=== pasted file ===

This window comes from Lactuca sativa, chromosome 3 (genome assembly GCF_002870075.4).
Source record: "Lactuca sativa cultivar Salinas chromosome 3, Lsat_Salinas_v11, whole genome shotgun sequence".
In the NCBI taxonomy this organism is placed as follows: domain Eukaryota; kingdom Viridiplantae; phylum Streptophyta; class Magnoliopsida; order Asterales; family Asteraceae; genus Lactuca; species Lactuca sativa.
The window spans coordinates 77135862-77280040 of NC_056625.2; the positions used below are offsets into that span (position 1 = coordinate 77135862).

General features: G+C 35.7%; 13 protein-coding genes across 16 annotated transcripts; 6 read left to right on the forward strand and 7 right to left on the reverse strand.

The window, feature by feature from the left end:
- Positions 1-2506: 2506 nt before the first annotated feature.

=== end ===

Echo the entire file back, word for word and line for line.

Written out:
This window comes from Lactuca sativa, chromosome 3 (genome assembly GCF_002870075.4).
Source record: "Lactuca sativa cultivar Salinas chromosome 3, Lsat_Salinas_v11, whole genome shotgun sequence".
In the NCBI taxonomy this organism is placed as follows: domain Eukaryota; kingdom Viridiplantae; phylum Streptophyta; class Magnoliopsida; order Asterales; family Asteraceae; genus Lactuca; species Lactuca sativa.
The window spans coordinates 77135862-77280040 of NC_056625.2; the positions used below are offsets into that span (position 1 = coordinate 77135862).

General features: G+C 35.7%; 13 protein-coding genes across 16 annotated transcripts; 6 read left to right on the forward strand and 7 right to left on the reverse strand.

The window, feature by feature from the left end:
- Positions 1-2506: 2506 nt before the first annotated feature.